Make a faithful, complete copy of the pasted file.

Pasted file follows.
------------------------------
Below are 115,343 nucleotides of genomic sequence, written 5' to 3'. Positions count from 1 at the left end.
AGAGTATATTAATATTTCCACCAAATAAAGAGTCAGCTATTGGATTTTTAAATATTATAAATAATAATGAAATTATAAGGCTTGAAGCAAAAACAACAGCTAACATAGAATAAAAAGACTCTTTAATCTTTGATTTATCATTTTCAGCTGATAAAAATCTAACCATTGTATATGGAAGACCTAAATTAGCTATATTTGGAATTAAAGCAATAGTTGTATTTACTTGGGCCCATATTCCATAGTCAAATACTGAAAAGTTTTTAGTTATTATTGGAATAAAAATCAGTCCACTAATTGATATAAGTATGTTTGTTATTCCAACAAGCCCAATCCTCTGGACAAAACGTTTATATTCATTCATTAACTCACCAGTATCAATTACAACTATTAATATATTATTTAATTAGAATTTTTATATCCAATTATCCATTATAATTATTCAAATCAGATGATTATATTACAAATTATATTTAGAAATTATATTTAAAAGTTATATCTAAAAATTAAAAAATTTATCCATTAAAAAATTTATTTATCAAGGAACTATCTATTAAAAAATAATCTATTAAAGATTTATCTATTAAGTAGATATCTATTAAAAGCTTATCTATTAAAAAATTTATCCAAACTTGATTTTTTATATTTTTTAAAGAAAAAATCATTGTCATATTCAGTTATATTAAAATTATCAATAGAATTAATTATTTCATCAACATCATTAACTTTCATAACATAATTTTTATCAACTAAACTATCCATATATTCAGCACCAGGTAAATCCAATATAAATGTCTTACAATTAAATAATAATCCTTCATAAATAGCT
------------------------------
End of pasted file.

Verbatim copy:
Below are 115,343 nucleotides of genomic sequence, written 5' to 3'. Positions count from 1 at the left end.
AGAGTATATTAATATTTCCACCAAATAAAGAGTCAGCTATTGGATTTTTAAATATTATAAATAATAATGAAATTATAAGGCTTGAAGCAAAAACAACAGCTAACATAGAATAAAAAGACTCTTTAATCTTTGATTTATCATTTTCAGCTGATAAAAATCTAACCATTGTATATGGAAGACCTAAATTAGCTATATTTGGAATTAAAGCAATAGTTGTATTTACTTGGGCCCATATTCCATAGTCAAATACTGAAAAGTTTTTAGTTATTATTGGAATAAAAATCAGTCCACTAATTGATATAAGTATGTTTGTTATTCCAACAAGCCCAATCCTCTGGACAAAACGTTTATATTCATTCATTAACTCACCAGTATCAATTACAACTATTAATATATTATTTAATTAGAATTTTTATATCCAATTATCCATTATAATTATTCAAATCAGATGATTATATTACAAATTATATTTAGAAATTATATTTAAAAGTTATATCTAAAAATTAAAAAATTTATCCATTAAAAAATTTATTTATCAAGGAACTATCTATTAAAAAATAATCTATTAAAGATTTATCTATTAAGTAGATATCTATTAAAAGCTTATCTATTAAAAAATTTATCCAAACTTGATTTTTTATATTTTTTAAAGAAAAAATCATTGTCATATTCAGTTATATTAAAATTATCAATAGAATTAATTATTTCATCAACATCATTAACTTTCATAACATAATTTTTATCAACTAAACTATCCATATATTCAGCACCAGGTAAATCCAATATAAATGTCTTACAATTAAATAATAATCCTTCATAAATAGCT